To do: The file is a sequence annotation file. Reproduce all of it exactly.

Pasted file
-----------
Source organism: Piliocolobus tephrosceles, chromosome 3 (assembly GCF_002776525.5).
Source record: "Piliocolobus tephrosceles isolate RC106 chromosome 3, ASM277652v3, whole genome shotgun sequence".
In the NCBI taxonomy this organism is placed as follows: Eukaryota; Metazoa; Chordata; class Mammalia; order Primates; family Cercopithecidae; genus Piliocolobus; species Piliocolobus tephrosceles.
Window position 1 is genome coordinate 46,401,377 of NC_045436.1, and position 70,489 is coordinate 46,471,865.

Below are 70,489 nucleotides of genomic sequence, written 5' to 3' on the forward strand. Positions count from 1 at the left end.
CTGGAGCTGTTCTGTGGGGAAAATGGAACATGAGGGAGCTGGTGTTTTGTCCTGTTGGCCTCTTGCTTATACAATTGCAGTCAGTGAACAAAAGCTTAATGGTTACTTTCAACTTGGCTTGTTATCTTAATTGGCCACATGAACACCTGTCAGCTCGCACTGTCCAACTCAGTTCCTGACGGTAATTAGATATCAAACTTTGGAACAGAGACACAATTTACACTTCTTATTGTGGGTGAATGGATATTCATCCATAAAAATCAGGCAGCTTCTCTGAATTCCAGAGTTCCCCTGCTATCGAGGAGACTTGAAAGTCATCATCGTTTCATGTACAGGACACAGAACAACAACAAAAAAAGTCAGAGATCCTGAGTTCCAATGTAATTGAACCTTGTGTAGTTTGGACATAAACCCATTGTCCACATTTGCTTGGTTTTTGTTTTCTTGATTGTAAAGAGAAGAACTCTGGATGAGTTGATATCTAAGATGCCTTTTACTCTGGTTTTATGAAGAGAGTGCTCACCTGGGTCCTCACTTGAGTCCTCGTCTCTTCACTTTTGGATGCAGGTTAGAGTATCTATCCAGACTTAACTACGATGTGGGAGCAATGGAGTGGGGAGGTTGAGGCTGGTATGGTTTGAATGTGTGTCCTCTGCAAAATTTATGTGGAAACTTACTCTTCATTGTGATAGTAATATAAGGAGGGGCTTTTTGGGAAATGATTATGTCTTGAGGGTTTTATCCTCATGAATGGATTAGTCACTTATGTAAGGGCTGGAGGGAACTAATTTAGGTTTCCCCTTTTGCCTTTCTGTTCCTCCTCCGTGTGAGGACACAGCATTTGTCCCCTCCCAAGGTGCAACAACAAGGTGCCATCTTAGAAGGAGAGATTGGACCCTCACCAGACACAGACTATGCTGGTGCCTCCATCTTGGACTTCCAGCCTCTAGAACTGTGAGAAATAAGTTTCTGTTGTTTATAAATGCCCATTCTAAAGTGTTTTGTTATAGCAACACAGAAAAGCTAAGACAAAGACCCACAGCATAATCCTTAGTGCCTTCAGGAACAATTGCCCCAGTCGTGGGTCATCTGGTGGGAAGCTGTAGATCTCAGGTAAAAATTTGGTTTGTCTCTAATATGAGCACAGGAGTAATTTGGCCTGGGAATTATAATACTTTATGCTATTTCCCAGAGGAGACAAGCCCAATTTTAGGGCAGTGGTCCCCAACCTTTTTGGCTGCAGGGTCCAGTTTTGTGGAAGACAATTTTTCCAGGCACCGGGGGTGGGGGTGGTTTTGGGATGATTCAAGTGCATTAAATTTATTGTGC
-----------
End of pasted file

Source organism: Piliocolobus tephrosceles, chromosome 3 (assembly GCF_002776525.5).
Source record: "Piliocolobus tephrosceles isolate RC106 chromosome 3, ASM277652v3, whole genome shotgun sequence".
In the NCBI taxonomy this organism is placed as follows: Eukaryota; Metazoa; Chordata; class Mammalia; order Primates; family Cercopithecidae; genus Piliocolobus; species Piliocolobus tephrosceles.
Window position 1 is genome coordinate 46,401,377 of NC_045436.1, and position 70,489 is coordinate 46,471,865.

Below are 70,489 nucleotides of genomic sequence, written 5' to 3' on the forward strand. Positions count from 1 at the left end.
CTGGAGCTGTTCTGTGGGGAAAATGGAACATGAGGGAGCTGGTGTTTTGTCCTGTTGGCCTCTTGCTTATACAATTGCAGTCAGTGAACAAAAGCTTAATGGTTACTTTCAACTTGGCTTGTTATCTTAATTGGCCACATGAACACCTGTCAGCTCGCACTGTCCAACTCAGTTCCTGACGGTAATTAGATATCAAACTTTGGAACAGAGACACAATTTACACTTCTTATTGTGGGTGAATGGATATTCATCCATAAAAATCAGGCAGCTTCTCTGAATTCCAGAGTTCCCCTGCTATCGAGGAGACTTGAAAGTCATCATCGTTTCATGTACAGGACACAGAACAACAACAAAAAAAGTCAGAGATCCTGAGTTCCAATGTAATTGAACCTTGTGTAGTTTGGACATAAACCCATTGTCCACATTTGCTTGGTTTTTGTTTTCTTGATTGTAAAGAGAAGAACTCTGGATGAGTTGATATCTAAGATGCCTTTTACTCTGGTTTTATGAAGAGAGTGCTCACCTGGGTCCTCACTTGAGTCCTCGTCTCTTCACTTTTGGATGCAGGTTAGAGTATCTATCCAGACTTAACTACGATGTGGGAGCAATGGAGTGGGGAGGTTGAGGCTGGTATGGTTTGAATGTGTGTCCTCTGCAAAATTTATGTGGAAACTTACTCTTCATTGTGATAGTAATATAAGGAGGGGCTTTTTGGGAAATGATTATGTCTTGAGGGTTTTATCCTCATGAATGGATTAGTCACTTATGTAAGGGCTGGAGGGAACTAATTTAGGTTTCCCCTTTTGCCTTTCTGTTCCTCCTCCGTGTGAGGACACAGCATTTGTCCCCTCCCAAGGTGCAACAACAAGGTGCCATCTTAGAAGGAGAGATTGGACCCTCACCAGACACAGACTATGCTGGTGCCTCCATCTTGGACTTCCAGCCTCTAGAACTGTGAGAAATAAGTTTCTGTTGTTTATAAATGCCCATTCTAAAGTGTTTTGTTATAGCAACACAGAAAAGCTAAGACAAAGACCCACAGCATAATCCTTAGTGCCTTCAGGAACAATTGCCCCAGTCGTGGGTCATCTGGTGGGAAGCTGTAGATCTCAGGTAAAAATTTGGTTTGTCTCTAATATGAGCACAGGAGTAATTTGGCCTGGGAATTATAATACTTTATGCTATTTCCCAGAGGAGACAAGCCCAATTTTAGGGCAGTGGTCCCCAACCTTTTTGGCTGCAGGGTCCAGTTTTGTGGAAGACAATTTTTCCAGGCACCGGGGGTGGGGGTGGTTTTGGGATGATTCAAGTGCATTAAATTTATTGTGC